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Australia delay naming team for Rugby World Cup Pool A decider against Wales

Israel Folau and Rob Horne will undergo late fitness tests on Thursday afternoon before Australia coach Michael Cheika selects his starting XV to face Wales on Saturday.

Australia are already without flanker Michael Hooper, who was suspended for a challenge on England's Mike Brown at the weekend, and with Folau and Horne respectively struggling with ankle and shoulder problems the coach chose to delay announcing his team for the fixture at Twickenham that will decide the winner of Pool A.

Ben McCalman and Sean McMahon are in contention to replace Hooper in Australia's back row, while Kurtley Beale is likely to replace Folau should the full-back be ruled out.

Cheika said: "(Folau's) been okay. He hasn't run as yet so he'll run (on Thursday) but the physios are feeling confident about him playing. You never know until a player goes out on the field. We'll see how he runs.

"It's a straight swap if he's not playing, Kurtley Beale will play, there's no issue there, we just want to finalise a few things and get our bench organised because I think the finishers in this game are going to be really important.

"I think it's going to go right down to the wire so I want to make sure our finishers are prepared.

"( Horne) will undergo some testing today, and we'll make some assessments."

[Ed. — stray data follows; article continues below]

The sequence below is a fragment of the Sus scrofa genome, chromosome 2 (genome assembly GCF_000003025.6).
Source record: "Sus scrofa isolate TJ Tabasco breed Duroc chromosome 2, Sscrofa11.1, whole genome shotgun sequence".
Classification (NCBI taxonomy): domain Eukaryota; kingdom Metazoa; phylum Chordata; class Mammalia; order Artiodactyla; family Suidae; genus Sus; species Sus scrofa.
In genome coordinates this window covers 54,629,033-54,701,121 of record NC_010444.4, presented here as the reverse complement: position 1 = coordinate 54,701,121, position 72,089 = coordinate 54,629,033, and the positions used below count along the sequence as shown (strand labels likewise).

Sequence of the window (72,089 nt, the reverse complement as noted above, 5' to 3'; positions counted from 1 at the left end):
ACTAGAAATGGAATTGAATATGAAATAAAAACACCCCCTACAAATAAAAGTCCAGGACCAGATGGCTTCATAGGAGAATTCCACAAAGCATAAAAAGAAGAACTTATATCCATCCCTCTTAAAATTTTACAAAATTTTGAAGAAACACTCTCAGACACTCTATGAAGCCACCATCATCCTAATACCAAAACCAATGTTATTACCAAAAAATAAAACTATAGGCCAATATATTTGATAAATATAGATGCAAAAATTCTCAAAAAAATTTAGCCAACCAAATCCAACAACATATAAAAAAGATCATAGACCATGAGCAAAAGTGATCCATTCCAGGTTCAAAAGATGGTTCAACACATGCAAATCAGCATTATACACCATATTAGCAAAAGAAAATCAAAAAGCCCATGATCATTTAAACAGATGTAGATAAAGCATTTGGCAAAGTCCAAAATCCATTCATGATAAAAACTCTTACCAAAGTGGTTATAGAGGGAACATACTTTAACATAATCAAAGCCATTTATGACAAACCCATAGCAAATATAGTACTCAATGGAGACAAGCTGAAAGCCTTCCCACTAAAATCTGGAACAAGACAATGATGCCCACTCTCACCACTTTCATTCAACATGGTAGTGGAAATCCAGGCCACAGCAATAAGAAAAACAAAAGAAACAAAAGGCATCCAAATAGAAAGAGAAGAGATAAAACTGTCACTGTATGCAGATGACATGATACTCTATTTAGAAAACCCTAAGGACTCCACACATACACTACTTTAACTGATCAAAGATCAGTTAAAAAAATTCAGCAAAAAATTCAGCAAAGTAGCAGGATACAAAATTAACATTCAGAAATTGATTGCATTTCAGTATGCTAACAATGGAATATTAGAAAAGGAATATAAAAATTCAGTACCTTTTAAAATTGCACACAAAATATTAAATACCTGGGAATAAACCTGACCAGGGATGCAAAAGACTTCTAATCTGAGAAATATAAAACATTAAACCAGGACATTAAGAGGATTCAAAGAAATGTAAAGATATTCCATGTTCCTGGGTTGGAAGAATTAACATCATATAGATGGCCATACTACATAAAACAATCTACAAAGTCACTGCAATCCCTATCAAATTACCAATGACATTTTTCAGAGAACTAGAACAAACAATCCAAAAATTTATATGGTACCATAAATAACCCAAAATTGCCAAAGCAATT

Like Australia, Wales are among the strongest teams in this year's World Cup and, at England's expense, have secured their place in the tournament's knockout stages from its most competitive pool.

Cheika is familiar with Wales coach Warren Gatland's methods from the latter's time as head coach of the British and Irish Lions in 2013, and expects him to select Justin Tipuric alongside captain Sam Warburton in Wales' back row.

"I wouldn't be surprised if we met two specialist opensides," he said. "I think Tipuric is a fantastic player as well, I've seen him over many years.

"The balance they have in the back row is very good: (Dan) Lydiate is a very low tackler and they work off his tackling.

"I wouldn't like to compare the two (England and Wales) like-for-like, it's nearly impossible.

"(But) what I do think is (Saturday) will be more difficult because of the nature of the contest (to top Pool A) and the tournament.

"Wales have an excellent game with variation, they can switch very nicely between playing a kicking game to a wide game straight away.

"You saw when the Lions came to Australia, they played hard defence in all the lead-up games, and then in the first Test they played a jockey defence.

"(Gatland will) set you up and try to sit you down."


From Belfast Telegraph